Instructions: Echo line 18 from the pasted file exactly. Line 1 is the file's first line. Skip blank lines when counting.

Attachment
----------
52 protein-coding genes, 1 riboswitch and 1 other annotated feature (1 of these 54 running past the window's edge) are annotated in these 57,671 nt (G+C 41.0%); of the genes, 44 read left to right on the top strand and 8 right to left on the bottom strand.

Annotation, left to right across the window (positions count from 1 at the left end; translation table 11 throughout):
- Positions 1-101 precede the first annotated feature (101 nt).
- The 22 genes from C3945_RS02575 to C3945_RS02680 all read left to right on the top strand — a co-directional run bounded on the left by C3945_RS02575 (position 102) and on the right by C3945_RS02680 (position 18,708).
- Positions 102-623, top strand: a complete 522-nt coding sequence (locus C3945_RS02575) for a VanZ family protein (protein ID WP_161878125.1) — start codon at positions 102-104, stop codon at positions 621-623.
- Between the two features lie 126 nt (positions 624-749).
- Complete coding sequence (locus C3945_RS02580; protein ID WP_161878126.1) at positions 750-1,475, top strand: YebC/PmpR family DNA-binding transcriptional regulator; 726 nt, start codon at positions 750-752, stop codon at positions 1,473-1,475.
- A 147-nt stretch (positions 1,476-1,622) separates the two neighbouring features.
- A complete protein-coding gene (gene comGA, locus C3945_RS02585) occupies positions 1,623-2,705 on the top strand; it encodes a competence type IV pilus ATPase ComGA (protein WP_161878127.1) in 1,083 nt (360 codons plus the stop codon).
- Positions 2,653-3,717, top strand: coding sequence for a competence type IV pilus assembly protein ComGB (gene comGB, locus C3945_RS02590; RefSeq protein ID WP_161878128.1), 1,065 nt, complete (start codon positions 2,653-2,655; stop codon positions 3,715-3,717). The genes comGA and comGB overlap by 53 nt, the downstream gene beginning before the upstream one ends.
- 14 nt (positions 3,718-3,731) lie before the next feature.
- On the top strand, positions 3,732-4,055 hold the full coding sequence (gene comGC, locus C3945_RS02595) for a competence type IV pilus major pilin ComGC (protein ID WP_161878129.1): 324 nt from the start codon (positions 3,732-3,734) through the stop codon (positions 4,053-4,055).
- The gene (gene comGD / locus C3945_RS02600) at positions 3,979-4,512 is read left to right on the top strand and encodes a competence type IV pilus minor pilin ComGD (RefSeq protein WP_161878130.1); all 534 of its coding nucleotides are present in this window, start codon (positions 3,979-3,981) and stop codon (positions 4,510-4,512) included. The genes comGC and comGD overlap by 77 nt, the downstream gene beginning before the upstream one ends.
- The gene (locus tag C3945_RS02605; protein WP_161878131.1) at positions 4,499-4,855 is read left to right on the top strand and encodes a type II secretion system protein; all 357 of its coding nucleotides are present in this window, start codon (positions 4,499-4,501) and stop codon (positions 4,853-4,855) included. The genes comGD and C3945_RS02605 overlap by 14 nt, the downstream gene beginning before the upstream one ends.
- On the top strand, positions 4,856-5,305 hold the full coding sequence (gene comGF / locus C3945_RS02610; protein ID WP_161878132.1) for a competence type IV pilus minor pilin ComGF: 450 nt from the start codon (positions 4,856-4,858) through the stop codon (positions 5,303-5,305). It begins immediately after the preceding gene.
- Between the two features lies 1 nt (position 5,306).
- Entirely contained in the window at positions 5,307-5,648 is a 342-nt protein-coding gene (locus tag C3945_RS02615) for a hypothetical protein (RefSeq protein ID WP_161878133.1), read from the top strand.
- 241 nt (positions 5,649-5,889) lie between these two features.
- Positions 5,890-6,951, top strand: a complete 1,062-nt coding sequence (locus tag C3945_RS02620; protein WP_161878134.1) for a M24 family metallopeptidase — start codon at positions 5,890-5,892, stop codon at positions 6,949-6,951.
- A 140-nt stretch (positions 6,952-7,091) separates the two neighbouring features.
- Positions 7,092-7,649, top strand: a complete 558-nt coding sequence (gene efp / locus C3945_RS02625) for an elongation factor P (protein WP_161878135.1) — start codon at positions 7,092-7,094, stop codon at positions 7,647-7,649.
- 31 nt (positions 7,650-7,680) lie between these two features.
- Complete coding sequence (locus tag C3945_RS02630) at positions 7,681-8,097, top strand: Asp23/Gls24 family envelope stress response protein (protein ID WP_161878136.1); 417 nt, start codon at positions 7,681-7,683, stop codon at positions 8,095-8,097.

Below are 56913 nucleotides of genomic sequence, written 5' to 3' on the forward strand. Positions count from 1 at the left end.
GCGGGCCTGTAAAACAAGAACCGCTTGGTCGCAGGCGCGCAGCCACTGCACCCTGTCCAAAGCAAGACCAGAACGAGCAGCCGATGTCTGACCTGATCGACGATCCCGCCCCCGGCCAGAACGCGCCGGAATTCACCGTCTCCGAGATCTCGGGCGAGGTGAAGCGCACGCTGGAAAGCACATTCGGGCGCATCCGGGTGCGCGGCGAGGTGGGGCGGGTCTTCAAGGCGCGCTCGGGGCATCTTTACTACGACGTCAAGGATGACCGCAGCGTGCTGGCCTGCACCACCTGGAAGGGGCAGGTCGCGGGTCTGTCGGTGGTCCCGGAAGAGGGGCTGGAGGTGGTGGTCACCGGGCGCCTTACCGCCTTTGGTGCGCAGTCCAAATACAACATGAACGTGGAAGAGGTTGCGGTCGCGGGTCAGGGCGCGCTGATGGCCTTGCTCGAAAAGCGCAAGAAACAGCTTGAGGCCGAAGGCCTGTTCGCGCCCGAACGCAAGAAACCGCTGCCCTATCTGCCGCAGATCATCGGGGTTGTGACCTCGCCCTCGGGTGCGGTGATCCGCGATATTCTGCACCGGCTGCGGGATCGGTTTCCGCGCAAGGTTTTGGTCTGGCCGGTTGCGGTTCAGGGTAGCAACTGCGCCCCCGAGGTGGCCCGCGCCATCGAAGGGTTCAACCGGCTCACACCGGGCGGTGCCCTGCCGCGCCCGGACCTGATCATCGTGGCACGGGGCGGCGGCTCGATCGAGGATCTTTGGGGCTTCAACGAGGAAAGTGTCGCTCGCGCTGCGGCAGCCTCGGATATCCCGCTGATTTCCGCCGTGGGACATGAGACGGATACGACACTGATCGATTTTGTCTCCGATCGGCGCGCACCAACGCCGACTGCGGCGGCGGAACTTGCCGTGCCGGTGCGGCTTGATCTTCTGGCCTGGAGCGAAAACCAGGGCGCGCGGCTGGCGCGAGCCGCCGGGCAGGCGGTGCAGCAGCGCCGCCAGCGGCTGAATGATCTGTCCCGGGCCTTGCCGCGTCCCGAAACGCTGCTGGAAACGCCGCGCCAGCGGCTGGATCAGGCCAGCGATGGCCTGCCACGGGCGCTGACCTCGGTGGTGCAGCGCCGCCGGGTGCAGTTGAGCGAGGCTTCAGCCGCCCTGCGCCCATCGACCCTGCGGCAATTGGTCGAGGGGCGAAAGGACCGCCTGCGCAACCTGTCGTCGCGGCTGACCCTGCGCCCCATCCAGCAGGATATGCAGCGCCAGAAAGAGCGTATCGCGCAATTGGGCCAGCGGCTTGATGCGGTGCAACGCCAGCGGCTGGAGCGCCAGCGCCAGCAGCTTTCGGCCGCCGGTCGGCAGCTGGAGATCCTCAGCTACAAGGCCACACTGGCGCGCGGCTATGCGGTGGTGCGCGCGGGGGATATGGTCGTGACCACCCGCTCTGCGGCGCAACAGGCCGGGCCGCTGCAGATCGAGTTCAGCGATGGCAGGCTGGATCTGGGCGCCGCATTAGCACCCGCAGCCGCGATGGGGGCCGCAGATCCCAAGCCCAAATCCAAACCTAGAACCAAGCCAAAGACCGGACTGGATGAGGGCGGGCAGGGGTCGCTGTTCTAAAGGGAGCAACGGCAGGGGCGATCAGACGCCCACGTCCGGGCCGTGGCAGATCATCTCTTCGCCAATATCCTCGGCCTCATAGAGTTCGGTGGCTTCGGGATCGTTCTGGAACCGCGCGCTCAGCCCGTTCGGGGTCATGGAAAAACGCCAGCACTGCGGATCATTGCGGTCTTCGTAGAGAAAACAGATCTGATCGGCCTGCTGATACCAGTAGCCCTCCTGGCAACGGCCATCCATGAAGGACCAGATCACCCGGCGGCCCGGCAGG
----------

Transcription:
- 241 nt (positions 5,649-5,889) lie between these two features.